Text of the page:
The decedent underwent a screening EKG, which revealed several abnormalities, and a blood test, which revealed slightly elevated liver enzymes. The treater concluded that the results were not clinically significant, and “based on [the decedent’s] otherwise normal physical examination and denial of a family history of cardiac disease,” she admitted him to the study. Liu, 2018 WL 272219 at *1.

Three days later, after a second blood test, the decedent was injected with a non-therapeutic one-milligram dose of the study drug to test for adverse reactions. A second EKG was performed within two hours.  The next day, the results of this EKG and the pre-injection blood test were analyzed, and they indicated worsened cardiac function and much higher liver enzymes than four days earlier.  The decedent was admitted to an acute-care hospital, where he was diagnosed with cardiomyopathy, pneumonia, failing liver function, and altered mental state.  He died two days later.

The plaintiff sued a host of study defendants, including the treater and the drug manufacturer, for negligence, product liability, and negligent failure to warn. After much motion practice, the case proceeded to trial on only the negligence claims and against only the drug manufacturer.  The defendant moved in limine to exclude the plaintiff’s cardiology and pharmacology experts’ opinions that the one-milligram test dose contributed to the decedent’s death, but the trial court admitted the testimony.

At the close of evidence, the trial judge granted a partial directed verdict, finding that the physician/investigator (the treater) was not the agent of the defendant for purposes of finding the defendant vicariously liable for her medical negligence. This left two issues for the jury to consider: 1) whether the defendant manufacturer had an independent duty to intervene in the decedent’s medical care, even if the medical issues “preexisted, or were unrelated to, the study itself,” id. at *5; and 2) the defendant’s duty to monitor the administration of the study drug, including the issue of whether the one-milligram test administration caused the decedent’s death.  The jury found that the defendant was negligent and that its negligence was a substantial factor in causing the decedent’s death, assessing the defendant’s fault at 70% and awarding $5.6 million in damages.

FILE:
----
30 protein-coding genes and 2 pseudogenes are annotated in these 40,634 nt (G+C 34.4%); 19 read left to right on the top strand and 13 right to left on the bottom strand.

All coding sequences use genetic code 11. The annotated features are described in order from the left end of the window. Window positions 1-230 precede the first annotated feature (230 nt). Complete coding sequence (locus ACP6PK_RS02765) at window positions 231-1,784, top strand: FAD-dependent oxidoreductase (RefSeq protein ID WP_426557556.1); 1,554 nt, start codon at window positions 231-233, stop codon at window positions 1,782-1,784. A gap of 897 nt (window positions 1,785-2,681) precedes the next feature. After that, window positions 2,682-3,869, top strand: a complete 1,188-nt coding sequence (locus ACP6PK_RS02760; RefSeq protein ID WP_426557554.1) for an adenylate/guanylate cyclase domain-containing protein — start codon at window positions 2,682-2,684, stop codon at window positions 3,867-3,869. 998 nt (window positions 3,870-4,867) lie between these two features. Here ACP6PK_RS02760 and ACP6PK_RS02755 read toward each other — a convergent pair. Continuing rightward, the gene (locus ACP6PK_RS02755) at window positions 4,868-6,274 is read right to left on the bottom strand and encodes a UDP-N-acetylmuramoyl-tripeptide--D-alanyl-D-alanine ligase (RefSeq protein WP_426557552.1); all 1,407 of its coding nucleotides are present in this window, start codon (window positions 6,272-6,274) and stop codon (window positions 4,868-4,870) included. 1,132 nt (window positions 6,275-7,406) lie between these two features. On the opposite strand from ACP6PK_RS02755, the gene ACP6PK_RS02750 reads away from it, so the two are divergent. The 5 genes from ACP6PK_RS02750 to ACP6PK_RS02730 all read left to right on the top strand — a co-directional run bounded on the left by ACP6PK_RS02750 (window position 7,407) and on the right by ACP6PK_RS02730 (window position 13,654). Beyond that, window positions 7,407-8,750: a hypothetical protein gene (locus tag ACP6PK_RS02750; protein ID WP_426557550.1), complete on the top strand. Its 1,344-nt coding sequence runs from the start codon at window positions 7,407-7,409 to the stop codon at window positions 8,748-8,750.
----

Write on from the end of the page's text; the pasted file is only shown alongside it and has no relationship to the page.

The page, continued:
On appeal, the Court of Appeal considered whether the defendant had a duty to intervene in the decedent’s treatment for his preexisting heart disease, and whether there was sufficient evidence that the single one-milligram test dosage was a substantial factor in causing the decedent’s death. With respect to the first question, the court held, “We agree as a matter of law that defendant, as the drug manufacturer/sponsor of a clinical trial, undertook a general duty not to harm the study participants as part of the clinical trial protocols. Administration of the [test dose] fell within the scope of this duty, and we will discuss the sufficiency of the evidence to support liability under this duty of care . . . . But the significant legal question . . . is whether the general duty not to harm study participants encompassed a duty to diagnose or treat [the decedent’s] preexisting, life-threatening heart disease and to intervene in the medical care and decisions precipitated by [the decedent’s] abnormal test results.  . . . [W]e conclude that it did not.”  Id. at *6.